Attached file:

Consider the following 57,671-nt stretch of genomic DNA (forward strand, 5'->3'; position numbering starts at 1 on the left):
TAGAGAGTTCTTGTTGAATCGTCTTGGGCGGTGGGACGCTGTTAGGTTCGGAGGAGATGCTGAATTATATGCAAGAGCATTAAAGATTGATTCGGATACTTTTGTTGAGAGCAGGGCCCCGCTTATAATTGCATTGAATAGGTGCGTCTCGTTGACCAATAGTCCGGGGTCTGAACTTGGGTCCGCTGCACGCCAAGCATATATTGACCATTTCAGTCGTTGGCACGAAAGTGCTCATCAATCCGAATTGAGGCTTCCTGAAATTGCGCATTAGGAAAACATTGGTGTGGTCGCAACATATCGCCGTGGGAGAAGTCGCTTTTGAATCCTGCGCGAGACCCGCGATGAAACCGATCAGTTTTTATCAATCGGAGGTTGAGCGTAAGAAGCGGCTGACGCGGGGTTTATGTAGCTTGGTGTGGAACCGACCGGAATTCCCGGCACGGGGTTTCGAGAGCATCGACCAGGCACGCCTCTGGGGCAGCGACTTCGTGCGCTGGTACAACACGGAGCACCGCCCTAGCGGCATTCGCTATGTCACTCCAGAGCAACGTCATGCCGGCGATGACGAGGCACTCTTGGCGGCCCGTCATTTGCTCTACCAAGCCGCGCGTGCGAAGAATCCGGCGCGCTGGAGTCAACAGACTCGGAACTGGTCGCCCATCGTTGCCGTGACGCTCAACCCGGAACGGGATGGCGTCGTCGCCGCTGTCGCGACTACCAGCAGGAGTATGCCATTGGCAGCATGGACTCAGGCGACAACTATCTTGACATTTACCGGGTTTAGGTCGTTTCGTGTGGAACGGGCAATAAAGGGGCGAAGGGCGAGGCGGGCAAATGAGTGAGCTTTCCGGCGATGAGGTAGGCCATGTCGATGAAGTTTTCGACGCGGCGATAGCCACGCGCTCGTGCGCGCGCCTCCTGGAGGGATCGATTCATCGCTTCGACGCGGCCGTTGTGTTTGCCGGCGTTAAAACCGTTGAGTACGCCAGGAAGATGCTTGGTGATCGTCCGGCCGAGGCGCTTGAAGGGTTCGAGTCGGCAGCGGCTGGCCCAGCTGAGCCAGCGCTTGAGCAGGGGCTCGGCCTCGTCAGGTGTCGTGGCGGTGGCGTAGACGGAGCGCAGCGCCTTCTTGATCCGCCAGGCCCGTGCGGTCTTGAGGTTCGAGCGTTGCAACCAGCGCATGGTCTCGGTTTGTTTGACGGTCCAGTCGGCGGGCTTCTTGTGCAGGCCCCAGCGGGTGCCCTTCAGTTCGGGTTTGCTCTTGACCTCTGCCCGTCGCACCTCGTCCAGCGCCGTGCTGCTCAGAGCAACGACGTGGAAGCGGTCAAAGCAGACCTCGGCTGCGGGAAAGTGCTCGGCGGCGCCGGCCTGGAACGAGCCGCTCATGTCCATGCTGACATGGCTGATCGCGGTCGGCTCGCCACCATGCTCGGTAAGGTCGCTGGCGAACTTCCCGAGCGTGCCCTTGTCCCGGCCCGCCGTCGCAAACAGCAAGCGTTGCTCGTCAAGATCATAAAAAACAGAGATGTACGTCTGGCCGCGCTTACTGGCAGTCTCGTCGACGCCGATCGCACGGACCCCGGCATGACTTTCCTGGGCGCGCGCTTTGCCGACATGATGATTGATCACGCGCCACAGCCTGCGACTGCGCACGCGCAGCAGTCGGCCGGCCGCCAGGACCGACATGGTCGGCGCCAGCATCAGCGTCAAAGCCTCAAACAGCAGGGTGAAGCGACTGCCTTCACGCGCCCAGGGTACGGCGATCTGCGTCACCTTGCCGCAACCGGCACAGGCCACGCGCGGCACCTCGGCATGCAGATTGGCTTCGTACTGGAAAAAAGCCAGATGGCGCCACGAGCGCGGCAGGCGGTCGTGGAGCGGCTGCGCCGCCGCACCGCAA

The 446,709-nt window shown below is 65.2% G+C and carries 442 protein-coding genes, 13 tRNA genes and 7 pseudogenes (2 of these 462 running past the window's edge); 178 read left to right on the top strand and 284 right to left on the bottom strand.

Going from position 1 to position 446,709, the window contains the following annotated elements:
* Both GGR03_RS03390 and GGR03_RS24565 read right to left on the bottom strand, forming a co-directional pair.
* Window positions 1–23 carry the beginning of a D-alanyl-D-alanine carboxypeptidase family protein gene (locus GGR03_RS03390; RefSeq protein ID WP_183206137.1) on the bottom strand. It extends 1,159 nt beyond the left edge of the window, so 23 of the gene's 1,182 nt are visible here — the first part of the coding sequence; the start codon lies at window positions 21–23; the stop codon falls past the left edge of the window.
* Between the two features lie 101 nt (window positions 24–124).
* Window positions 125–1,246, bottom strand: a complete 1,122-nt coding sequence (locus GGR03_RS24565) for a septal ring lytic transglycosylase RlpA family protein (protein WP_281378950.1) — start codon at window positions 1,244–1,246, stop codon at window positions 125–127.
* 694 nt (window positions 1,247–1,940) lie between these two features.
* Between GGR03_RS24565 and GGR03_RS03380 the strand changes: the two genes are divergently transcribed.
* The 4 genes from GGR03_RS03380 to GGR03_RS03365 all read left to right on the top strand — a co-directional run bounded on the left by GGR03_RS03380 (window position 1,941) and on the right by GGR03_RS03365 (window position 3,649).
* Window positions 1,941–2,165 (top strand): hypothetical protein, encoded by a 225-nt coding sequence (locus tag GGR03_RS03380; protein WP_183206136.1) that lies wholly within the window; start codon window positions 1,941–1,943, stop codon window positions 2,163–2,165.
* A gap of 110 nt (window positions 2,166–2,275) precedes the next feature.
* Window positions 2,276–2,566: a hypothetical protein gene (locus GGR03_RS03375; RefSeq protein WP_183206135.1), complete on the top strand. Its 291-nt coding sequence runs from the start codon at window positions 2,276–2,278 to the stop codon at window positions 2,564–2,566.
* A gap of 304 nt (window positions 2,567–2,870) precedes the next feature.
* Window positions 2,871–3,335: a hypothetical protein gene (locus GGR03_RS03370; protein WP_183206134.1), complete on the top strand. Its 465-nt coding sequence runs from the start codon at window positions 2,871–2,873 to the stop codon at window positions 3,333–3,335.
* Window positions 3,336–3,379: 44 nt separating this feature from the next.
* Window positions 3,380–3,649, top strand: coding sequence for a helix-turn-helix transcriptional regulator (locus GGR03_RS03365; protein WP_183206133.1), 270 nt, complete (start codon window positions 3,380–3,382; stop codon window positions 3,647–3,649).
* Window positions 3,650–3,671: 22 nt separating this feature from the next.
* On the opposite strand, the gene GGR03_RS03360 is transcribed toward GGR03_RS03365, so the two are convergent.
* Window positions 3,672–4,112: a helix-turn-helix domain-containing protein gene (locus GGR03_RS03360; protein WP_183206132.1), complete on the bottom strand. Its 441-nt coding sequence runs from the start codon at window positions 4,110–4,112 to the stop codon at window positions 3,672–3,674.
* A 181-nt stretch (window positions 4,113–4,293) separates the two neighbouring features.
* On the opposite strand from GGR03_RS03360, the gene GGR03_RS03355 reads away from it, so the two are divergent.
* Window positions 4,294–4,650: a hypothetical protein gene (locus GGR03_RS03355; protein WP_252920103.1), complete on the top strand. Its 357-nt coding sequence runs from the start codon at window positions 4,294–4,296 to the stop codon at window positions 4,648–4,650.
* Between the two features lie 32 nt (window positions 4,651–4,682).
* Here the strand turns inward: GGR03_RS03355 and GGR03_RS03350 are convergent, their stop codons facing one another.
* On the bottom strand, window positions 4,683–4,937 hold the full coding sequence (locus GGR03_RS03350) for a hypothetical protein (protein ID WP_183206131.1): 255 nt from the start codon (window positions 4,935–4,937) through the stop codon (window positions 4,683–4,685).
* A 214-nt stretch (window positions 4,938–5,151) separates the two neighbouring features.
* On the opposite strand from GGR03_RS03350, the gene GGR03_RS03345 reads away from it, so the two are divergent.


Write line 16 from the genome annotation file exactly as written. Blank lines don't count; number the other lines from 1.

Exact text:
* Window positions 2,871–3,335: a hypothetical protein gene (locus GGR03_RS03370; protein WP_183206134.1), complete on the top strand. Its 465-nt coding sequence runs from the start codon at window positions 2,871–2,873 to the stop codon at window positions 3,333–3,335.